The CSO Portal has been developed by the Media Initiatives Center (MIC) – one of the implementing partners in the CSO DePo.
The CSO Market research was conducted within the framework of CSO DePo: CSO Development Program. The primary objective of the research was to evaluate the gaps in CSO capacity building and the services necessary for their development. The research consisted of two components – a selective quantitative survey of the CSOs located throughout the territory of Armenia and a qualitative study of the opinions of other stakeholders. Comparing the results of this research with previous and other contemporary studies, one can note that the self-awareness of CSOs and the wording used for their problems have become more diverse and nuanced. Obviously, this has happened due to several factors, including the different kinds of assistance that CSOs have received from their supporting structures over the years. In this research, that issue becomes particularly noticeable when comparing the results of the quantitative and qualitative studies.
This shows the opportunity for a new, and so far stable, stage in the development of CSOs. At the same time, new issues are coming up like, for example, the need to make a statement directed at the Armenian business sector about what CSOs are doing and why they are a necessity. The summary presented is, of course, just a section of a multi-layered study with the relevant interpretation, and we hope that other users will complement the presented recommendations and/or clarify their prioritization by studying the results obtained from the research, thus imparting continued value to this research and the activities that stem from it. We thank all the individuals and organizations that participated in the survey and/or expressed their opinions during the in-depth interviews and focus group discussions, to the whole CRRC research team and the representatives of the CSO DePo program who, led by EPF, contributed their part to the realization of this research, as well as to USAID, and specifically its Local Solutions team, who continuously support Armenian CSOs.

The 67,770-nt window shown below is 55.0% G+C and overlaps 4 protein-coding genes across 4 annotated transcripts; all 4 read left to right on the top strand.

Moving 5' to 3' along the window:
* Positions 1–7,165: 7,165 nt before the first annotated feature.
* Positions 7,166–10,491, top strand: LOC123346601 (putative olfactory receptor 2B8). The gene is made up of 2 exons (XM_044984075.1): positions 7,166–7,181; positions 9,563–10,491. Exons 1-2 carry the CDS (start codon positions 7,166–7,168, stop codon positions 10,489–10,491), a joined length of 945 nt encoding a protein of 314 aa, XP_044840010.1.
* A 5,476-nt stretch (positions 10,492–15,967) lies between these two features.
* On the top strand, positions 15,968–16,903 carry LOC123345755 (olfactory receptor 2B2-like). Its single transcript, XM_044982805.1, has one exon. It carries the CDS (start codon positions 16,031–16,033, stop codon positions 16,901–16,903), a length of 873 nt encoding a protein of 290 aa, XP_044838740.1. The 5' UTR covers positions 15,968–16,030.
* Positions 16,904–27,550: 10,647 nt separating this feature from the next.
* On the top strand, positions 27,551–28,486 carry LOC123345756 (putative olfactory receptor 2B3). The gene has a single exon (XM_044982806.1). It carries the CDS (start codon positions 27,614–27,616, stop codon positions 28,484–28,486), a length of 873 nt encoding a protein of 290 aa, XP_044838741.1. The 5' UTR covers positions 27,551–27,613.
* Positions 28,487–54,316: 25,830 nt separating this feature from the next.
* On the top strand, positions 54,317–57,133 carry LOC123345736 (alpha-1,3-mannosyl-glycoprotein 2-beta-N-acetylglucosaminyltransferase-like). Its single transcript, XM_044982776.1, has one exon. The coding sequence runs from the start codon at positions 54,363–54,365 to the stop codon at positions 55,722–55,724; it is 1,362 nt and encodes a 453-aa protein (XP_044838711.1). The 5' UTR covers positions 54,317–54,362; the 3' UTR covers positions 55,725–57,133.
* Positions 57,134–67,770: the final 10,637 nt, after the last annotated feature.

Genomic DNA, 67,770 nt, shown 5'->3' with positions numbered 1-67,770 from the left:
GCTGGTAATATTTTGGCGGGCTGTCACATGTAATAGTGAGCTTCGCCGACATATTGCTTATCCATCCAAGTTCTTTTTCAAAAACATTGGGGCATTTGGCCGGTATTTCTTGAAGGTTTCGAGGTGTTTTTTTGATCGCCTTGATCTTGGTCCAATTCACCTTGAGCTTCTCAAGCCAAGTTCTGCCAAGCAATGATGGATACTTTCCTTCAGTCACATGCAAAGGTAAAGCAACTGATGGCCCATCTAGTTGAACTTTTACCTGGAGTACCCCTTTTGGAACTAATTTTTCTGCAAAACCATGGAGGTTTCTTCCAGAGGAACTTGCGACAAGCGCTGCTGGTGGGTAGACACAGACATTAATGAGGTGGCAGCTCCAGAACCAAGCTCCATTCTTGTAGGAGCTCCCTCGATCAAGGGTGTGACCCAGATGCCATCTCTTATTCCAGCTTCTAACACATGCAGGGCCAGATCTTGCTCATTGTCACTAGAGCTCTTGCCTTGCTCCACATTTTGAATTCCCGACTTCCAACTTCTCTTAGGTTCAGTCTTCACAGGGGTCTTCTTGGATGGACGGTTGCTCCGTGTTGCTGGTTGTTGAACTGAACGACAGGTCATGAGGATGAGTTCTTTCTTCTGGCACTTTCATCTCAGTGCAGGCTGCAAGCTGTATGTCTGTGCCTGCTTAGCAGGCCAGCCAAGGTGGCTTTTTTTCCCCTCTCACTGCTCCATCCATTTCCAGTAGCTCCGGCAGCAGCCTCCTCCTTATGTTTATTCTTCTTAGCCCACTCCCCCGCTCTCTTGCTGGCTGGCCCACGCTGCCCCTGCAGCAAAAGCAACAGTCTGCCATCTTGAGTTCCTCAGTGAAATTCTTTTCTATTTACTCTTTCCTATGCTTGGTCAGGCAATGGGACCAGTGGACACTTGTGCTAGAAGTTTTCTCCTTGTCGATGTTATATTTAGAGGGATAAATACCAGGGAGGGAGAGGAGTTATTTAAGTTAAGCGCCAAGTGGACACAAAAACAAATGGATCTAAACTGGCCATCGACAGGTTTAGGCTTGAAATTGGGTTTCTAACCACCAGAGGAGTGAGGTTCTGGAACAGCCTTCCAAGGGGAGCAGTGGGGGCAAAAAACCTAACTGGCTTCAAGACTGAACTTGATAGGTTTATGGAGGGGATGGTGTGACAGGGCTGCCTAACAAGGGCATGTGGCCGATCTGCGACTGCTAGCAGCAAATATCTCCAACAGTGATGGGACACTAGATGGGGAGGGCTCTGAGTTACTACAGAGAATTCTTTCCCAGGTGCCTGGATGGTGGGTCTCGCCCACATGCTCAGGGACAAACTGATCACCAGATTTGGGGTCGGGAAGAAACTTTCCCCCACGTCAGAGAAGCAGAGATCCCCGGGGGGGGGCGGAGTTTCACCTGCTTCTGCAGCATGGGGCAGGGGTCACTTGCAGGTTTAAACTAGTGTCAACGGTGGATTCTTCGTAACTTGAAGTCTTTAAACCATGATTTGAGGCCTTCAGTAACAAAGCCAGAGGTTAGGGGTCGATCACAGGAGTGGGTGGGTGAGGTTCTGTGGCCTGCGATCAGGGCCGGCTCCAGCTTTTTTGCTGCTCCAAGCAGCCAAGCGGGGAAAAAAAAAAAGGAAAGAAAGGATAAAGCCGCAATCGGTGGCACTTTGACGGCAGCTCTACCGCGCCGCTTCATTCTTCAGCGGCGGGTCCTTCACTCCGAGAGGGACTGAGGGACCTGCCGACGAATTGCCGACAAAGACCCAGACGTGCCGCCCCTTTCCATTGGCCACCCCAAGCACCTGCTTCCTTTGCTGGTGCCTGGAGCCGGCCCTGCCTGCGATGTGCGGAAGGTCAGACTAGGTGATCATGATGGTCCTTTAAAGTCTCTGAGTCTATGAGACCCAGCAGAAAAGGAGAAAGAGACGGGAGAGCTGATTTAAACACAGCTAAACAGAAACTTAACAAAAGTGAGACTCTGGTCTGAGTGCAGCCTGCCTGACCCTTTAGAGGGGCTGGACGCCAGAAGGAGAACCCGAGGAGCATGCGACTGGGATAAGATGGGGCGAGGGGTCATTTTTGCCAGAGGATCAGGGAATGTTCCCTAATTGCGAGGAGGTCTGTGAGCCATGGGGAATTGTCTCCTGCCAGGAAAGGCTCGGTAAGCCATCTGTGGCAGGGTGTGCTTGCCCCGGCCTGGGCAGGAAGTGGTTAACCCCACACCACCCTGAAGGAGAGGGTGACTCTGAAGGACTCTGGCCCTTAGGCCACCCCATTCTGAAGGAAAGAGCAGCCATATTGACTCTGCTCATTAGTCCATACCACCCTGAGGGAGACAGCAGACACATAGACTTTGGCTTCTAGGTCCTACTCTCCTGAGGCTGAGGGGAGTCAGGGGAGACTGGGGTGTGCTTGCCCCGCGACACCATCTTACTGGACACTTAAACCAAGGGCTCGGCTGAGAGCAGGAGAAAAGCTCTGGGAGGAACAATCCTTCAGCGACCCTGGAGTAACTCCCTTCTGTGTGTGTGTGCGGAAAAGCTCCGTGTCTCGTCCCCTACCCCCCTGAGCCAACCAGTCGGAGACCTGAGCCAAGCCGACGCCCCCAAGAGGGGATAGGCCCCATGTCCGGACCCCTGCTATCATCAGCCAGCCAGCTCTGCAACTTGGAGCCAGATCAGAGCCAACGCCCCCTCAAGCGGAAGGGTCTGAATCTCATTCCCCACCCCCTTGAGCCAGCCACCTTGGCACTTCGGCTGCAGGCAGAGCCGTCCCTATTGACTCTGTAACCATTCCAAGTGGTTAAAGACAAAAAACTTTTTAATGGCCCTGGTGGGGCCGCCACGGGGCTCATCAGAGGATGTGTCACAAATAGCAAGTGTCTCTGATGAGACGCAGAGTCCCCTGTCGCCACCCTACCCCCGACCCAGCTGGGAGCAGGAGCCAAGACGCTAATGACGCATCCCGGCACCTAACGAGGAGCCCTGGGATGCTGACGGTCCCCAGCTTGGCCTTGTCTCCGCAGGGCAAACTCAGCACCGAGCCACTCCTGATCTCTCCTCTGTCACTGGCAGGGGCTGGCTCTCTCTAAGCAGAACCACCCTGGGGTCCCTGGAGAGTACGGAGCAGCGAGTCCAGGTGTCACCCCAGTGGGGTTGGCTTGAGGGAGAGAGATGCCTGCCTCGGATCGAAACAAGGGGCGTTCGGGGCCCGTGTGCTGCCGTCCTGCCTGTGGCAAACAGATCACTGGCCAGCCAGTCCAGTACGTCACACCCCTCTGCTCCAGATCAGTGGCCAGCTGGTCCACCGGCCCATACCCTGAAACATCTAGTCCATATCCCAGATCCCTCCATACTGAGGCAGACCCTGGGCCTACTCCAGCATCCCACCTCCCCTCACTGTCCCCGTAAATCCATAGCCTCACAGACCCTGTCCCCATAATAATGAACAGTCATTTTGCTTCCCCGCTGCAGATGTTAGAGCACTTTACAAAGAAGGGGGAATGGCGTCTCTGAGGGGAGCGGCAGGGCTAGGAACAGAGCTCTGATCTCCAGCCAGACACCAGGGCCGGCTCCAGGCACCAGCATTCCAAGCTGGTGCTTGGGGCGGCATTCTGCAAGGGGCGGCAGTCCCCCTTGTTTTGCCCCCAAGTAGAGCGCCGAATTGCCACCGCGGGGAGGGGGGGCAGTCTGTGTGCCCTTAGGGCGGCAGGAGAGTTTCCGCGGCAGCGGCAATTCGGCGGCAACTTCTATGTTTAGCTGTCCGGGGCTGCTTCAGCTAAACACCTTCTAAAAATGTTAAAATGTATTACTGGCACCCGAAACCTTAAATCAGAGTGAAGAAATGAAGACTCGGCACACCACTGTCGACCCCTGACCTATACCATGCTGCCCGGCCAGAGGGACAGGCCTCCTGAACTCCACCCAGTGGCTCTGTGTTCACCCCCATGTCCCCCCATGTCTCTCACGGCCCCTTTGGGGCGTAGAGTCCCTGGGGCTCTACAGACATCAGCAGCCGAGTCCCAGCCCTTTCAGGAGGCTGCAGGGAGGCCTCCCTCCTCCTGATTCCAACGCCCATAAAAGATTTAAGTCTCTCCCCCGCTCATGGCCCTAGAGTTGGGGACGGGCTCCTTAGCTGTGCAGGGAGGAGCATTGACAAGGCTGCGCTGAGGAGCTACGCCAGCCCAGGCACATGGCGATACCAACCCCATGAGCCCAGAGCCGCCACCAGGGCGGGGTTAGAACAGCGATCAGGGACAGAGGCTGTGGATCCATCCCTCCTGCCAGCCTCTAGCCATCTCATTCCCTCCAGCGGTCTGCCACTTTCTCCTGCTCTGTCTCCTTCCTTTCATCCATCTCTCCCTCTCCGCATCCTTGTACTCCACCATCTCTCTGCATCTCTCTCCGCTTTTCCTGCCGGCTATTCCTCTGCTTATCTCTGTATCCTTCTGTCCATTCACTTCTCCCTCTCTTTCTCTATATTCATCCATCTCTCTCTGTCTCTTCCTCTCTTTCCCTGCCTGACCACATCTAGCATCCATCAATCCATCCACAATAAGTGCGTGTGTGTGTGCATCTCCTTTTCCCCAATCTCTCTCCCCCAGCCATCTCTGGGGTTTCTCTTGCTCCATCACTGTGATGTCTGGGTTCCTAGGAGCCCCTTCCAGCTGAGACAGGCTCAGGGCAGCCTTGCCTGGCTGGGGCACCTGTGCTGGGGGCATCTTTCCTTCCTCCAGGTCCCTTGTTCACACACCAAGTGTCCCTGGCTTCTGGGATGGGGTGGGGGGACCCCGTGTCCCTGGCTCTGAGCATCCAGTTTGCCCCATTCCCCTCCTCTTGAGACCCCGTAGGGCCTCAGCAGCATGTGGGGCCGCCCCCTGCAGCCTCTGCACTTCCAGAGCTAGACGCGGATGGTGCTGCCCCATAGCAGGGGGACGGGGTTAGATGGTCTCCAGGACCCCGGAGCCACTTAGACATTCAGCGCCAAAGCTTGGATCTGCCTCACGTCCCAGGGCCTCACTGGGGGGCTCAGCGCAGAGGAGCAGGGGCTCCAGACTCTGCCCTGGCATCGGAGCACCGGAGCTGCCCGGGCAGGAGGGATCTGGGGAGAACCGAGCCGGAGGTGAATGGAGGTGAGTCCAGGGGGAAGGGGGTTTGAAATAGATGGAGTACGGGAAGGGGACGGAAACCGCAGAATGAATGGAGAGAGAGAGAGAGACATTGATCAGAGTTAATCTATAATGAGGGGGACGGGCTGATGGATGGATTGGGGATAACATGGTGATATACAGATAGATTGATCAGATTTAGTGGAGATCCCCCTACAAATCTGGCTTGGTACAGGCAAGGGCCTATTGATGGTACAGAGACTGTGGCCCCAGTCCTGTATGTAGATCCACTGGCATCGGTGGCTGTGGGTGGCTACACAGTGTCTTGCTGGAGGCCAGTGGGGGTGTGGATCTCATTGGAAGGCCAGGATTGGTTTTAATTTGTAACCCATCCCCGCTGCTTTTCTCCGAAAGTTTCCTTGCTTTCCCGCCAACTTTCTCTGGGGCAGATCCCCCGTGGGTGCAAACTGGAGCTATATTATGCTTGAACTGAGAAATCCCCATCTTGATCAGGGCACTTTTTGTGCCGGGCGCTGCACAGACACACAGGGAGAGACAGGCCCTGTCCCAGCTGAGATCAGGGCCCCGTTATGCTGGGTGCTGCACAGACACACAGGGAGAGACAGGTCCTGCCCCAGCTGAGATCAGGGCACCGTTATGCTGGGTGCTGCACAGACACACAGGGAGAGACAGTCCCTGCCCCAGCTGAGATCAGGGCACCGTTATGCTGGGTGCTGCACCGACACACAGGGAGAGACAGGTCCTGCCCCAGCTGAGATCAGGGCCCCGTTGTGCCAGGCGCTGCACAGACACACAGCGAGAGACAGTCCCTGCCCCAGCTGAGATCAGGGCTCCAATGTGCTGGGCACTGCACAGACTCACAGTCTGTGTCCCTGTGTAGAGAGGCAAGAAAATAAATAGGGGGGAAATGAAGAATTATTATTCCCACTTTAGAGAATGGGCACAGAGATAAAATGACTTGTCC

The “CSO DePo: CSO Development Program” is made possible by the generous support of the American People through the United States Agency for International Development (USAID). The contents and the views expressed as part of the Program are the sole responsibility of Eurasia Partnership Foundation and do not necessarily reflect the views of USAID or the United States Government.